This summer’s dead lawns may cause people to wonder whether a new water source is required.
Even hard-core opponents of the Stave Lake proposal agreed that further sources of liquid gold would likely be part of our future. It was the P3 aspect that concerned many.
At the height of that issue, Kevin Mills’ clear reporting spelled out the difference between the private rate of borrowing (as required by the proposal) compared to the public rate — 7.23 per cent vs. 4.23 per cent (later in the controversy both rates dropped, but the 3 per cent difference remained).
This was the real spanner in the works. Private interests would, of course, design and build such a large project. And perhaps there is some merit to having a private company manage and maintain the finished project.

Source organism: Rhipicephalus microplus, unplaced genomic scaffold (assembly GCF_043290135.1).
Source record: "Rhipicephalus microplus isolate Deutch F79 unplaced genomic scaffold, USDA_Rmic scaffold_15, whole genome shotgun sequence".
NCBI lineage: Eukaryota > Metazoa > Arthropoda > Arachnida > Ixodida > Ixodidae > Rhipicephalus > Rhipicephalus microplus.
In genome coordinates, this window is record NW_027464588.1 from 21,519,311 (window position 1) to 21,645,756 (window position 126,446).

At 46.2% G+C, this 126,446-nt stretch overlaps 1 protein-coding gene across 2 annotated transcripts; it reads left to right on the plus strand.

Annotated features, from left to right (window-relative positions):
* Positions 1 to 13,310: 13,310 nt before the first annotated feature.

But a three per cent difference in borrowing costs makes no sense whatsoever.
If we do go forward on a major water project, how about a bond issue that is open to the general public? I realize that a management component would be required in such a situation, but Fraser Health and UFV have private companies managing their pay parking, and the same goes for TransLink’s tolling of the Golden Ears Bridge, as well as for the Port Mann, a provincial responsibility.
We have evidence in the form of the RCMP building in Surrey that P3s can be very expensive when it comes to private borrowing. (That project did go forward with a 3 per cent top-up for private borrowing, a federal decision that I hope gets raised during this fall’s election.)
Financing future sources of water will be expensive enough, even without offering select private investors a premium.
— Regina Dalton, 33886 George Ferguson Way, Abbotsford (604) 852-3219